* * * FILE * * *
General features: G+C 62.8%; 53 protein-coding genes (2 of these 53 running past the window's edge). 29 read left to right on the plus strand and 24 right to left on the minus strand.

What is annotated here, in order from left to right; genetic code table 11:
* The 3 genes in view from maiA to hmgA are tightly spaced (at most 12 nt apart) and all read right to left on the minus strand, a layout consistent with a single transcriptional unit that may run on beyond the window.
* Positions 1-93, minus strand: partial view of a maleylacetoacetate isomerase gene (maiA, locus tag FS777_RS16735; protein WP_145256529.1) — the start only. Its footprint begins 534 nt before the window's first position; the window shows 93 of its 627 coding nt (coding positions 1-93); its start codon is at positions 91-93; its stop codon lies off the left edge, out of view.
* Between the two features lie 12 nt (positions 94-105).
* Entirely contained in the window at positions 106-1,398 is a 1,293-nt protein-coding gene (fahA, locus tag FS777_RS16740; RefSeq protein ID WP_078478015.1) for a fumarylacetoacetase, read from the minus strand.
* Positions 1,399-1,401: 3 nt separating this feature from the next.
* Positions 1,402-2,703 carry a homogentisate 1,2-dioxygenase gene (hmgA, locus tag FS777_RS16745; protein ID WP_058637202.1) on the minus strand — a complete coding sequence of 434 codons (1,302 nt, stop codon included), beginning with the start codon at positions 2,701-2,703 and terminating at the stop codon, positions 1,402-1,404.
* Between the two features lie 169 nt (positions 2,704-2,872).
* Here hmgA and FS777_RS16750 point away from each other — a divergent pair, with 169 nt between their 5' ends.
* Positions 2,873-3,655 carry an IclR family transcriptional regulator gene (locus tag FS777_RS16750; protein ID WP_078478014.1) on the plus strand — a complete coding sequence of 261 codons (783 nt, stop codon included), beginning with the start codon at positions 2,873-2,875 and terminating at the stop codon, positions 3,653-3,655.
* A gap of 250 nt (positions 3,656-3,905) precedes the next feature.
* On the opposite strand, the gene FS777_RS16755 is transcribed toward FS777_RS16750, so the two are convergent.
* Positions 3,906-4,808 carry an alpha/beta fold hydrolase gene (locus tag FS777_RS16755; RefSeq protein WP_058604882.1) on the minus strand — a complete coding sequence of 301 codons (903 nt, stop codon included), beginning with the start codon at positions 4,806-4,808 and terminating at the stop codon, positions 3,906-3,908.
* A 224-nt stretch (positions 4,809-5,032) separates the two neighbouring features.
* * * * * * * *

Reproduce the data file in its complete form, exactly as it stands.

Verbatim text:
General features: G+C 62.8%; 53 protein-coding genes (2 of these 53 running past the window's edge). 29 read left to right on the plus strand and 24 right to left on the minus strand.

What is annotated here, in order from left to right; genetic code table 11:
* The 3 genes in view from maiA to hmgA are tightly spaced (at most 12 nt apart) and all read right to left on the minus strand, a layout consistent with a single transcriptional unit that may run on beyond the window.
* Positions 1-93, minus strand: partial view of a maleylacetoacetate isomerase gene (maiA, locus tag FS777_RS16735; protein WP_145256529.1) — the start only. Its footprint begins 534 nt before the window's first position; the window shows 93 of its 627 coding nt (coding positions 1-93); its start codon is at positions 91-93; its stop codon lies off the left edge, out of view.
* Between the two features lie 12 nt (positions 94-105).
* Entirely contained in the window at positions 106-1,398 is a 1,293-nt protein-coding gene (fahA, locus tag FS777_RS16740; RefSeq protein ID WP_078478015.1) for a fumarylacetoacetase, read from the minus strand.
* Positions 1,399-1,401: 3 nt separating this feature from the next.
* Positions 1,402-2,703 carry a homogentisate 1,2-dioxygenase gene (hmgA, locus tag FS777_RS16745; protein ID WP_058637202.1) on the minus strand — a complete coding sequence of 434 codons (1,302 nt, stop codon included), beginning with the start codon at positions 2,701-2,703 and terminating at the stop codon, positions 1,402-1,404.
* Between the two features lie 169 nt (positions 2,704-2,872).
* Here hmgA and FS777_RS16750 point away from each other — a divergent pair, with 169 nt between their 5' ends.
* Positions 2,873-3,655 carry an IclR family transcriptional regulator gene (locus tag FS777_RS16750; protein ID WP_078478014.1) on the plus strand — a complete coding sequence of 261 codons (783 nt, stop codon included), beginning with the start codon at positions 2,873-2,875 and terminating at the stop codon, positions 3,653-3,655.
* A gap of 250 nt (positions 3,656-3,905) precedes the next feature.
* On the opposite strand, the gene FS777_RS16755 is transcribed toward FS777_RS16750, so the two are convergent.
* Positions 3,906-4,808 carry an alpha/beta fold hydrolase gene (locus tag FS777_RS16755; RefSeq protein WP_058604882.1) on the minus strand — a complete coding sequence of 301 codons (903 nt, stop codon included), beginning with the start codon at positions 4,806-4,808 and terminating at the stop codon, positions 3,906-3,908.
* A 224-nt stretch (positions 4,809-5,032) separates the two neighbouring features.